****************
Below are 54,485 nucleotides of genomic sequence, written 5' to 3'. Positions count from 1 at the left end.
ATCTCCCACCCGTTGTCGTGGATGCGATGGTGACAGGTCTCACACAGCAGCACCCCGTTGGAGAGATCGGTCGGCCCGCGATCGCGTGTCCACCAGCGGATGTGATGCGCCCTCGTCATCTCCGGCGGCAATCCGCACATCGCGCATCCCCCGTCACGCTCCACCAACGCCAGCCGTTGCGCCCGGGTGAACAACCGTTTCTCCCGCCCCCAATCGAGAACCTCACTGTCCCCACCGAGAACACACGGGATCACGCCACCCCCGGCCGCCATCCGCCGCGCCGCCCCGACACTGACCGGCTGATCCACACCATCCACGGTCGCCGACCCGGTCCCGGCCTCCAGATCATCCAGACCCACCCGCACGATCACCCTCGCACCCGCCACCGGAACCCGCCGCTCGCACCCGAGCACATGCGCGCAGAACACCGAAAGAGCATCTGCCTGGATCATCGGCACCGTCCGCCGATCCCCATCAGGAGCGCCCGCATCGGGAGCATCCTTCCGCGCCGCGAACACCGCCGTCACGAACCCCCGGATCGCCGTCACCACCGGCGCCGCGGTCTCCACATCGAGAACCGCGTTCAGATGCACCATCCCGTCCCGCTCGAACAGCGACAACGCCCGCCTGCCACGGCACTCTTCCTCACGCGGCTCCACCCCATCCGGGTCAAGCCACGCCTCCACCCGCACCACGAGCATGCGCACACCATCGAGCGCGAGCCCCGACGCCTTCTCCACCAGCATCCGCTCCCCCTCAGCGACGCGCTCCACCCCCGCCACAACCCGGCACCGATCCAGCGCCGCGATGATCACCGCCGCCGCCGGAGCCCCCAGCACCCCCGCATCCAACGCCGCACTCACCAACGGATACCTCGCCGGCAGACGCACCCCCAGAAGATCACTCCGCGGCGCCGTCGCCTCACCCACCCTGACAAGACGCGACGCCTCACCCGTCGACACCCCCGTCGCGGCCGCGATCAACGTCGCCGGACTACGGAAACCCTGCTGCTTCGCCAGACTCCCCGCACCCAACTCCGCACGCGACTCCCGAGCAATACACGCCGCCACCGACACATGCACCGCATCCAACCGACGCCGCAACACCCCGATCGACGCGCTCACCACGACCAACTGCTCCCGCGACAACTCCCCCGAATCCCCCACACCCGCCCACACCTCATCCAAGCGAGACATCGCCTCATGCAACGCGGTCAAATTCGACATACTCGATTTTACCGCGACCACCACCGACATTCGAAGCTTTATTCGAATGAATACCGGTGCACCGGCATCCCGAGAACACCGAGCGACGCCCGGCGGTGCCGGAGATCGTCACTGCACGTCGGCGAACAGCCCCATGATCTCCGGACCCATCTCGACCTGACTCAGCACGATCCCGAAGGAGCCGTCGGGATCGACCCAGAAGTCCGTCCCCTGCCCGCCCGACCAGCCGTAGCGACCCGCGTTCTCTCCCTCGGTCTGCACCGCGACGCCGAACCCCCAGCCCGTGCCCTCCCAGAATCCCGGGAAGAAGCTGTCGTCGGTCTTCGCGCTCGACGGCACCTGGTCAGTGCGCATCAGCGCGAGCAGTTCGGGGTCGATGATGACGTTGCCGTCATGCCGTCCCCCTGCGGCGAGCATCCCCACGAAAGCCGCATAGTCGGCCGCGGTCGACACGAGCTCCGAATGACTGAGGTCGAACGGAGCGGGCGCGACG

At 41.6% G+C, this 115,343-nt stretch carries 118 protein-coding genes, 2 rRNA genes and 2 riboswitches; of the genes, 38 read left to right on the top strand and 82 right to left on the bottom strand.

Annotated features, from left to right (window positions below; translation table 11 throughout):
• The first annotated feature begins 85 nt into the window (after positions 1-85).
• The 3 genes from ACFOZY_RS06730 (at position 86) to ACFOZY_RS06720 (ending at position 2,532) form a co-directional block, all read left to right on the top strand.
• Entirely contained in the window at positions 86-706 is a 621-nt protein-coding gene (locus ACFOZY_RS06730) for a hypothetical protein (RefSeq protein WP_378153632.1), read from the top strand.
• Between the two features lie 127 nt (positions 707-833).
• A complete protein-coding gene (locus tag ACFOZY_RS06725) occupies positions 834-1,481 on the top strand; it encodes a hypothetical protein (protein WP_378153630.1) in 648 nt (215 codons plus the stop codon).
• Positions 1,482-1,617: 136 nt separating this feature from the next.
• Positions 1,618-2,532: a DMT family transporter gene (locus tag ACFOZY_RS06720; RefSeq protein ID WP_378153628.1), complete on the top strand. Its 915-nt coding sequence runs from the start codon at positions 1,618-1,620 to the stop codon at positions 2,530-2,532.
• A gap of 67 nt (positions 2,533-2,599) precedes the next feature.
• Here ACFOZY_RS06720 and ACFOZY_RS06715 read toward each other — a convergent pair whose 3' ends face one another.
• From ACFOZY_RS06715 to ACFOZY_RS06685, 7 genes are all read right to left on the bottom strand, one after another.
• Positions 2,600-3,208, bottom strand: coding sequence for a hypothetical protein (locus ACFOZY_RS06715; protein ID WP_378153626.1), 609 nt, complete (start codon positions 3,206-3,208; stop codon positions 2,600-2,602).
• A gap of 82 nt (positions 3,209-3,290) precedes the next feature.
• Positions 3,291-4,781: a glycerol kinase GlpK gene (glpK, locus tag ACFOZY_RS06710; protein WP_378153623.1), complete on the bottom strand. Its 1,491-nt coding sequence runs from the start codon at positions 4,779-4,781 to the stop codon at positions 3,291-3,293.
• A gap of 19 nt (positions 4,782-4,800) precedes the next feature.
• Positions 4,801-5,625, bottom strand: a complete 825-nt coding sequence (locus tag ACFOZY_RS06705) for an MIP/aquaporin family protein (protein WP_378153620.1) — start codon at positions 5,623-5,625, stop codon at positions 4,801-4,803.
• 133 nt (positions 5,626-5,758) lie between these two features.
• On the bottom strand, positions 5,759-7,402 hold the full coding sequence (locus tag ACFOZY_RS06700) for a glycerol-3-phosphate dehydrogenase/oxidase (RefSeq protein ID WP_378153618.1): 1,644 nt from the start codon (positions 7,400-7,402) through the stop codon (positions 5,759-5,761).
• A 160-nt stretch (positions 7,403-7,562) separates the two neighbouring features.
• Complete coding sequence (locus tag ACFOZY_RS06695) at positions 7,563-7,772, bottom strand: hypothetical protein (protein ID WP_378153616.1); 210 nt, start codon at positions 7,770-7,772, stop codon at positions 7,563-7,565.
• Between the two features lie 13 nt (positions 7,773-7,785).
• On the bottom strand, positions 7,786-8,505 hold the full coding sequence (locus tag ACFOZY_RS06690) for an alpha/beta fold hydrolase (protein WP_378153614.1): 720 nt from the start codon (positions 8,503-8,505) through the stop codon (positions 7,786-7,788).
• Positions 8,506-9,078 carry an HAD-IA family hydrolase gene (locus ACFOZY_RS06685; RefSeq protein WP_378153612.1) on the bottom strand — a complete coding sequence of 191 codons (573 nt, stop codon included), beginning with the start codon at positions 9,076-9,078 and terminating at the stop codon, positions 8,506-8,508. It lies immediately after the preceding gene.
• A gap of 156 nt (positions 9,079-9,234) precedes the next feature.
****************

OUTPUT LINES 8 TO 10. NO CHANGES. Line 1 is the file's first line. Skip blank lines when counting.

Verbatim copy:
• Between the two features lie 127 nt (positions 707-833).
• A complete protein-coding gene (locus tag ACFOZY_RS06725) occupies positions 834-1,481 on the top strand; it encodes a hypothetical protein (protein WP_378153630.1) in 648 nt (215 codons plus the stop codon).
• Positions 1,482-1,617: 136 nt separating this feature from the next.